Almost everyone’s heard of Linux – it’s the operating system kernel that’s behind a significant proportion of servers on the internet, including most of Google, Facebook, Amazon and many other contemporary online juggernauts.
In its Android flavour, Linux powers the majority of smartphones out there, and in one form or another it’s also the kernel of choice for many so-called IoT devices such as bike computers, home Wi-Fi routers, webcams, baby monitors and even doorlocks.
Most people who use Linux know that the name is a sort-of pun on Unix, the operating system that Linux most resembles.
And Unix, of course, is the operating system behind a significant proportion of the devices out there that don’t run Linux, being at the heart of Apple’s macOS and iOS systems, as well as the various and widely-used open source BSD distributions.
But nowhere near as many people realise that the name Unix was originally Unics, and was itself a pun on Multics, the ground-breaking multiuser operating system that gave rise to the Unix project itself.
Multics, short for Multiplexed Information and Computing Service, was essentially Version 2 of a Massachussets Institute of Technology (MIT) operating system called CTSS, short for Compatible Time-Sharing System.
We take it for granted these days
CTSS offered a whole new way of organising computation, one that we take for granted these days on our laptops, servers and phones.
You could run programs in the background as batch jobs, or in the foreground as interactive sessions, and that was “you (plural)”, because several users could be running interactive sessions at the same time.
Each user had the illusion that they had a computer of their own, with programs and users protected from trampling on each other’s stuff by a supervisor program that kept control of the hardware and distributed its resources between the various processes running alongside each other.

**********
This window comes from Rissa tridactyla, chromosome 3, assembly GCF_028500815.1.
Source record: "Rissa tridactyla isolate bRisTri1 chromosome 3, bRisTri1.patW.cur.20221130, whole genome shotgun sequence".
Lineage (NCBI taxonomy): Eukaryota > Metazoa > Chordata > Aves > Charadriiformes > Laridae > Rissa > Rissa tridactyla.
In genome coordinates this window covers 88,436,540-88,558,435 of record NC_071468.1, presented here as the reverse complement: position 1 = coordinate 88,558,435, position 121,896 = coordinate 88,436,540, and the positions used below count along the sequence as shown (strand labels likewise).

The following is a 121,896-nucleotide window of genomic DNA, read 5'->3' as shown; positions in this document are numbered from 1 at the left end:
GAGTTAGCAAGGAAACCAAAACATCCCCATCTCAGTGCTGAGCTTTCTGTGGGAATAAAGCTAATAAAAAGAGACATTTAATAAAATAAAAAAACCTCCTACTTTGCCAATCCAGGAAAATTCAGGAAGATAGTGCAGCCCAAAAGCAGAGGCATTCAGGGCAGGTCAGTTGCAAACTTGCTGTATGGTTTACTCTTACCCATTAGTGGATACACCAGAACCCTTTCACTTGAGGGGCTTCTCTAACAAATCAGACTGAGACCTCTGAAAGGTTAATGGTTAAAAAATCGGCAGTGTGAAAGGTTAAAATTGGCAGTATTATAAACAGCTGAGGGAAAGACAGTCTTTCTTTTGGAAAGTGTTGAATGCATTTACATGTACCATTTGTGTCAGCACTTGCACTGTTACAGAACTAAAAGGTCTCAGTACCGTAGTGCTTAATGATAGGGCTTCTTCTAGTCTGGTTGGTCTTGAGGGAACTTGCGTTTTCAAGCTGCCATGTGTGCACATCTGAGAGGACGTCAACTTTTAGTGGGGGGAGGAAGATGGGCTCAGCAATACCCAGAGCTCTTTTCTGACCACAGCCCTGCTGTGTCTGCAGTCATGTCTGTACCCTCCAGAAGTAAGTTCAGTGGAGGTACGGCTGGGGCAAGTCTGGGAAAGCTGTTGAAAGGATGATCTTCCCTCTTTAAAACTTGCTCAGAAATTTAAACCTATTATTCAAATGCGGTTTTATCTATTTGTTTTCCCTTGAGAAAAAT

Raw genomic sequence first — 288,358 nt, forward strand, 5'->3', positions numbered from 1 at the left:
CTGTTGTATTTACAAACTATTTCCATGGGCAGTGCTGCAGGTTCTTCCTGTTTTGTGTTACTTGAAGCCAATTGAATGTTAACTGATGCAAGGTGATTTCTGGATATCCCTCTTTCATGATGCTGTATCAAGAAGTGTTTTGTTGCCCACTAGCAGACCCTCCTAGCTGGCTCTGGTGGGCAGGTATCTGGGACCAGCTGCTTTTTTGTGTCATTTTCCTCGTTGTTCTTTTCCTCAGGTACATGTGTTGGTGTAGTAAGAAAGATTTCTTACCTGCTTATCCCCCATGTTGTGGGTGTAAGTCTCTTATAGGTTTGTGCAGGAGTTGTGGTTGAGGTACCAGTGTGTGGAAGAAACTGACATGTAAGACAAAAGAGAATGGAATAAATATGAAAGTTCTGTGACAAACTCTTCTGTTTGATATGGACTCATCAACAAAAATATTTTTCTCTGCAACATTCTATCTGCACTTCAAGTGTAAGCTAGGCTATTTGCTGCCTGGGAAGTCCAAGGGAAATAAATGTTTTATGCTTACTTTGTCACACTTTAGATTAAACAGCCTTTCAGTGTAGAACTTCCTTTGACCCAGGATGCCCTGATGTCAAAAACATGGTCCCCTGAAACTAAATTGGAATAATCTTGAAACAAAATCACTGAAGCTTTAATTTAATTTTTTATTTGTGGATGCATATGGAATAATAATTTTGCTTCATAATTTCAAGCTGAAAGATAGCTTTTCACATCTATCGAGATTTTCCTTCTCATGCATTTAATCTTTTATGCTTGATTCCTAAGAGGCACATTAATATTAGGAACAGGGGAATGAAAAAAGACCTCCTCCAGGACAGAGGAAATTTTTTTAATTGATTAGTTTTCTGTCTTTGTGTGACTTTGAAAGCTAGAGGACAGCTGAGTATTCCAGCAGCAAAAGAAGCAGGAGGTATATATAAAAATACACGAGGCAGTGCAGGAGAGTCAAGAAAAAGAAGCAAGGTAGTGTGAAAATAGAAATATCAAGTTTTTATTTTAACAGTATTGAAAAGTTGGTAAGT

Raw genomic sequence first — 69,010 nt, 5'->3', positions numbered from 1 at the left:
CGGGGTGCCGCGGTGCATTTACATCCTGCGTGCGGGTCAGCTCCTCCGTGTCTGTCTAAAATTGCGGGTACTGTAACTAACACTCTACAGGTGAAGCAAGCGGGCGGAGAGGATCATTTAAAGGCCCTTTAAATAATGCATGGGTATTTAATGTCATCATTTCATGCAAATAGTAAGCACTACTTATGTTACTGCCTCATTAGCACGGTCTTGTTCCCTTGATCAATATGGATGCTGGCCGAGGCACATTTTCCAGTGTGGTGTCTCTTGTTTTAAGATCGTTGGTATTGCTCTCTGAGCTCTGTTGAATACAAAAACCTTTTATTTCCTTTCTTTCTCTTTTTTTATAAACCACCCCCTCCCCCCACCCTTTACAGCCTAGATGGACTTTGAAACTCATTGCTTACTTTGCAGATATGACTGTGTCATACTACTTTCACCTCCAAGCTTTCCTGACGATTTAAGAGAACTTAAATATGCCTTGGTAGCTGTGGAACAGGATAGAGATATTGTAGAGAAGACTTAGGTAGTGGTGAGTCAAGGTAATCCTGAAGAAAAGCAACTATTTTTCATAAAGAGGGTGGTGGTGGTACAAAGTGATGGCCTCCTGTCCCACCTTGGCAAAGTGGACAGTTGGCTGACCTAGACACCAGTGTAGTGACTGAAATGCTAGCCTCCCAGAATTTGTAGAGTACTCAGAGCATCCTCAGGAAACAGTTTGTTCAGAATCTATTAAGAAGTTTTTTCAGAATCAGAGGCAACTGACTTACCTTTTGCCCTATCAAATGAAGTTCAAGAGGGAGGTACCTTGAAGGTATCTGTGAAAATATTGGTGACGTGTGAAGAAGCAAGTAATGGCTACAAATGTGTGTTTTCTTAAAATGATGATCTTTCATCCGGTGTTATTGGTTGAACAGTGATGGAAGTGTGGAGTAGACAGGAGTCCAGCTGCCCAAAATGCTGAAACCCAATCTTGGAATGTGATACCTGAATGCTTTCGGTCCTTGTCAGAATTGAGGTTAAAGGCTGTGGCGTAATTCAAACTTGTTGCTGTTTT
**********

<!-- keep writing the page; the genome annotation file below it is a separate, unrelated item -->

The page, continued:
Multics was to be bigger and even better than CTSS, and – as with many next-generation projects – Multics was ambitious, using brand new hardware built specially for the purpose, and with a large development team split between multiple organisations.
Indeed, the complexity of the Multics project is what led to Unix, which was an alternative, slimmed-down approach described by Unix co-creator Dennis Ritchie as one of whatever Multics was many of.
Ultimately, the leaner, meaner, cleaner, smaller-team approach of Unix won the day, which is why we casually use the term “Unix-like systems” these days as if it were as a synonym for “anything that isn’t Windows” (and even Windows comes with a Unix-like subsystem now).
However, we could just as accurately, and with a more profound sense of history, say Multics-inspired or CTSS-derived instead.
As Dennis Ritchie said in the 1970s:
In most ways UNIX is a very conservative system. Only a handful of its ideas are genuinely new. In fact, a good case can be made that it is, in essence, a modern implementation of MIT’s CTSS system. This claim is intended as a compliment to both UNIX and CTSS. Today, more than fifteen years after CTSS was born, few of the interactive systems we know of are superior to it in ease of use; many are inferior in basic design.
The man behind it all
The man behind CTSS and Multics, the man who did the groundwork that made Unix happen, was Fernando José Corbató, better known simply as Corby.
Corby won the 1990 Alan Turing Award – the equivalent of a Nobel Prize in Computer Science:
For his pioneering work organizing the concepts and leading the development of the general-purpose, large-scale, time-sharing and resource-sharing computer systems, CTSS and Multics.
And that brings us to that sad news that Corby died yesterday at the age of 93.
Lest we forget
Amusingly, Corby is credited with “inventing” the computer password – Wired magazine, back in 2012, reported:
According to Corbató, even though the MIT computer hackers were breaking new ground with much of what they did, passwords were pretty much a no-brainer. “The key problem was that we were setting up multiple terminals which were to be used by multiple persons but with each person having his own private set of files […] Putting a password on for each individual user as a lock seemed like a very straightforward solution.”
So, even back in the 1960s when computer security was almost an oxymoron, Corby wanted the notion of privacy to be supported by technological controls that kept people out of each others’ stuff in deed as well as in thought…
…which is a legacy well worth remembering as we approach the 2020s and live in a world where we have now have almost all the technological controls we need to keep our privacy truly private.
Fernando José Corbató, RIP.
Featured image of Corby with computer thanks to MIT Computer Science & Artificial Intelligence Lab